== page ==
Nice answer JP. As for the question of gravitons, if they exist then gravity would be a force, is that not so?

Pete can go into it in more detail, but gravity

*is certainly* a force. Our best model for gravity just works differently (space-time geometry) than our best models for other forces (particles). I think most physicists assume that an improved model of gravity will contain particles, but who knows? Maybe the particle model will be superseded.

Part of this comes back to the point I harp on a lot: in mid-19th century physics, a lot of terms had a single, precise, classical defiinition: mass, particle, force, length, etc. But modern physics in the form of quantum mechanics and relativity (general and special) changed the game. Now there are multiple definitions of these quantities that, in the limits of slow speeds, weak gravity or large objects, agree with our classical definitions. But in the extended, modern theories, we have to be more precise and they can take on multiple definitions. Not everyone agrees with these definitions.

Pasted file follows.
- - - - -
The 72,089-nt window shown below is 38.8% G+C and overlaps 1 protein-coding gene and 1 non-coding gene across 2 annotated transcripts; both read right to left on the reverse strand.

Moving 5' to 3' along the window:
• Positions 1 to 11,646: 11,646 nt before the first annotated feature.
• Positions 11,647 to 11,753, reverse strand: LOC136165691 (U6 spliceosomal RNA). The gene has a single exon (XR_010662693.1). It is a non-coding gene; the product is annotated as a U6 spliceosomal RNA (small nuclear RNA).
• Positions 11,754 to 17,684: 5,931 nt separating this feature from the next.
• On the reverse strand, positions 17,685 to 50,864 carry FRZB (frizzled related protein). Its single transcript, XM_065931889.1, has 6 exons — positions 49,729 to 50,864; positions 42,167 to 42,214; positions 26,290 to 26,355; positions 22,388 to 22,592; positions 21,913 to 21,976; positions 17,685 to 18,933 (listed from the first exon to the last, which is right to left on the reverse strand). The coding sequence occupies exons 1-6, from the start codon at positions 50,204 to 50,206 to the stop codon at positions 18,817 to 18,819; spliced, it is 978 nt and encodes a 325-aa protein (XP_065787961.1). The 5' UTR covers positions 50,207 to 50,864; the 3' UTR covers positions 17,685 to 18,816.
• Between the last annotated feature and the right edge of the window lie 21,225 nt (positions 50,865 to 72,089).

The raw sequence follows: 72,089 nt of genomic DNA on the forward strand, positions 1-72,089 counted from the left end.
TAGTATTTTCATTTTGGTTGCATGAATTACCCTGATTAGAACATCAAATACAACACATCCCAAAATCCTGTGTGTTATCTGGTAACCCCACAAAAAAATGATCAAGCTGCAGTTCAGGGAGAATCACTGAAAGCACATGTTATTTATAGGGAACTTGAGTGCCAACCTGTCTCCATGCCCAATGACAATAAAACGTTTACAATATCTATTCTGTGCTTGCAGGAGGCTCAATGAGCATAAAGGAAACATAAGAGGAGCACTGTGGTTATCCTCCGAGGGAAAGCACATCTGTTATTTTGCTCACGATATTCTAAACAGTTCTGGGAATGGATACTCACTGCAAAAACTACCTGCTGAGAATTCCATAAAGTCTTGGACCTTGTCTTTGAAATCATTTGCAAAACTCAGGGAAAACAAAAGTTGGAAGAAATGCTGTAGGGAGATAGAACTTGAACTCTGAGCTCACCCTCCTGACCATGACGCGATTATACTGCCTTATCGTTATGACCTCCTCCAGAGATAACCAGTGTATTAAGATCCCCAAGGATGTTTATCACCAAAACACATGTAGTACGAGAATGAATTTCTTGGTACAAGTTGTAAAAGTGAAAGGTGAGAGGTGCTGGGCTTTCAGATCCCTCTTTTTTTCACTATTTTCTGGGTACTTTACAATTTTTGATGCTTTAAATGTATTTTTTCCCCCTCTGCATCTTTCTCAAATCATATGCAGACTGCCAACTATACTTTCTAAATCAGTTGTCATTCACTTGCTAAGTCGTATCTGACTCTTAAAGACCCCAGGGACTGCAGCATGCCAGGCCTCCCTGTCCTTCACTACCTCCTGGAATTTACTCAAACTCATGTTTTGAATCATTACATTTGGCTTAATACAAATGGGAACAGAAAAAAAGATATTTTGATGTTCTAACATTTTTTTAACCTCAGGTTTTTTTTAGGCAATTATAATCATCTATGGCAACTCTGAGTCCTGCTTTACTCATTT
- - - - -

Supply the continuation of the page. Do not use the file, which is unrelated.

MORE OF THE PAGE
Force is another example of this: Newton's gravity is defnitely a force as much as is electromagnetic force. But extending this to modern physics, these forces are described completely differently: gravity in terms of space-time geometry and electromagnetism in terms of particle exchanges. Does this mean gravity is suddenly not a force? Of course not. But it means we have to be careful when describing it to lay persons so that they know what makes it unique among the forces (at least in current models).